• ~40 papers

  • Class

    • Seminar/discussion style and participation will dominate!

  • Recommended textbooks

    • For those who need to review their networking background

    • Peterson & Davie/4ed or Kurose & Ross/4ed

Paper reviews

Paper Reviews

  • Each of you will be responsible to write a short review for each paper

    • Length: about half page per paper

  • Create a blog, if you do not have one already:

    • E.g., https://www.blogger.com/

    • Publish reviews on your blog 10 minutes before class

  • Send us you blog address by Wednesday, September 1

Paper selection for presentations

Paper Selection for Presentations

  • Each of you will be responsible to present around 2-3 papers

  • Go through the reading list (http://www.cs.berkeley.edu/~istoica/classes/cs268/10/ ) and send the list of your 10 most preferred papers by Friday, September 3

  • We’ll do the match and send you the assignment by Monday, September 6

    • Presentations will start on Monday, September 13

Questions to answer in your review presentation

Questions to Answer in your Review/Presentation

  • What is the problem? Is the problem real?

  • What is the solution’s main idea (nugget)?

  • Why is solution different from previous work?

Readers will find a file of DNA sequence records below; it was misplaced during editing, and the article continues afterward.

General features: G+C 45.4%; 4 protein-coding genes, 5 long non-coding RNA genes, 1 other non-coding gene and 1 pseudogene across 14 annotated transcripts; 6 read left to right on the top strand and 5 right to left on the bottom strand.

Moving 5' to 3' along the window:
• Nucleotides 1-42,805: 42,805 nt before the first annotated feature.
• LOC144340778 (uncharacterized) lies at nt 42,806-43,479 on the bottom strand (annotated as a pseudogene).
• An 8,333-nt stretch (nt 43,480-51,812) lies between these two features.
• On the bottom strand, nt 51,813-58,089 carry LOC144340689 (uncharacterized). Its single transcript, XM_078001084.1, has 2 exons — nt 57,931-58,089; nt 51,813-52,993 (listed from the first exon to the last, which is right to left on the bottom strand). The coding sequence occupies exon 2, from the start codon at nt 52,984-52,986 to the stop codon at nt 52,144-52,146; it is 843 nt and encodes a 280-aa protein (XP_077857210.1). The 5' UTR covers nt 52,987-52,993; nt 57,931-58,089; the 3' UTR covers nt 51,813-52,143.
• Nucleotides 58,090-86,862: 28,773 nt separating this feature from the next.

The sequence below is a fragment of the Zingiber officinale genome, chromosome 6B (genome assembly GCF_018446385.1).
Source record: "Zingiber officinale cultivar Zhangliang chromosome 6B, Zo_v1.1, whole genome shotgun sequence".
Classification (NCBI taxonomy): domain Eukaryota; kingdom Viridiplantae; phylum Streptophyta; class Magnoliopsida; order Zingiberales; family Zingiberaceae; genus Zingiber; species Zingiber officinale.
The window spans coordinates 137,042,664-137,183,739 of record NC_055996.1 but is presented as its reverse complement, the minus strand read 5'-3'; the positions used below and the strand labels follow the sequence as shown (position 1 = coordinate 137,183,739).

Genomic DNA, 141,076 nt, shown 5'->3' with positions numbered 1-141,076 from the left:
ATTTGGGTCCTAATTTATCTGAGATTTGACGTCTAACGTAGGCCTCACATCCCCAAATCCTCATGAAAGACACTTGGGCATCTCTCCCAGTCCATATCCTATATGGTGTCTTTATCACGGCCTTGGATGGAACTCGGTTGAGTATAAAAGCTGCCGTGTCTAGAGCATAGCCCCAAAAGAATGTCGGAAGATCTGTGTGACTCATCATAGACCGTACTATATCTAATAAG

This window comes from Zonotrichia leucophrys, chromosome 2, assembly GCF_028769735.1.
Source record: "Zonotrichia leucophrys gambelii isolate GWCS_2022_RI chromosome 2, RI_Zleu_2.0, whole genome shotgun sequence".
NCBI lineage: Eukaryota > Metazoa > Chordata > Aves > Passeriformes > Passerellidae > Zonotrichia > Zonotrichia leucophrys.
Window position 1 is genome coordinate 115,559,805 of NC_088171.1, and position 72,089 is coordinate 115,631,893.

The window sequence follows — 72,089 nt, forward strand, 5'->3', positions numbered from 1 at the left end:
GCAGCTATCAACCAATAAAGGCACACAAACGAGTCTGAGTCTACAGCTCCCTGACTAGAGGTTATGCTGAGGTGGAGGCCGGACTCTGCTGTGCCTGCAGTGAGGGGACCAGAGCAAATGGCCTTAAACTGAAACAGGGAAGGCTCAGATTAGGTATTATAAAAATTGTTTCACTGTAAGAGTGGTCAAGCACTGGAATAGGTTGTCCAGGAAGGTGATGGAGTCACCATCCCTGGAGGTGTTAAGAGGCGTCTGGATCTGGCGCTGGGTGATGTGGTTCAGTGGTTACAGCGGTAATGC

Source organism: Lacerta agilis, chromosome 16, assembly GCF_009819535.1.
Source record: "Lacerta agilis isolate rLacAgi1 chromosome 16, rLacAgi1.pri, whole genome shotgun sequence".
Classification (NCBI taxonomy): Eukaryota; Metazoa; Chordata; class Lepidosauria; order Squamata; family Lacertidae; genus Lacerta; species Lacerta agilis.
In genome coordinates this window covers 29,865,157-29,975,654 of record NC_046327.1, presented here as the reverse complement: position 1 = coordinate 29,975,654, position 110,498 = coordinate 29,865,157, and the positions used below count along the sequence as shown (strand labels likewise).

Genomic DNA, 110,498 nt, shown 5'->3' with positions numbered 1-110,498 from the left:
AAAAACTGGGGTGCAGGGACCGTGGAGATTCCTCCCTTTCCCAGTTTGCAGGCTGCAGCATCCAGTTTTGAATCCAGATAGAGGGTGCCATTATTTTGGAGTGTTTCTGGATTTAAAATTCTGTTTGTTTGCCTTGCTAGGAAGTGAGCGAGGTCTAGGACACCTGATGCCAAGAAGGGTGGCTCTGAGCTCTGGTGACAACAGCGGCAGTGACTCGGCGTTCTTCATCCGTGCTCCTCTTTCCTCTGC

• Is technology different?

    • Is workload different?

    • Is problem different?

Questions to answer in your review presentation cont d

Questions to Answer in your Review/Presentation (cont’d)

  • Does the paper (or do you) identify any fundamental/hard trade-offs?

  • Do you think the work will be influential in 10 years?

    • Why or why not?

  • Others

    • What was different then from now? (for old papers)

    • Any big flaws?

    • Any assumptions you disagree with?

Paper discussion format

Paper Discussion Format

  • 25-30min per paper

    • 15 min presentation (verbal, whiteboard, or slides)

    • 10-15min discussions



  • This is a graduate networking class: more important is what you realize/learn than the grade

Enrollment policy

Enrollment Policy

  • Graduate students get highest priority

  • Among other students, priority is given to those who

    • Have backgrounds in networking, operating systems

    • Have relatively light course load

  • Procedure of enrollment for undergraduate students

    • Be officially on the waiting list

    • Send me an email with URL that has pointers to

      • Your resume or cv

      • A short statement of relevant courses (textbook, university, grade) and experience

      • Other courses you are taking this semester

Send the following information

Send the Following Information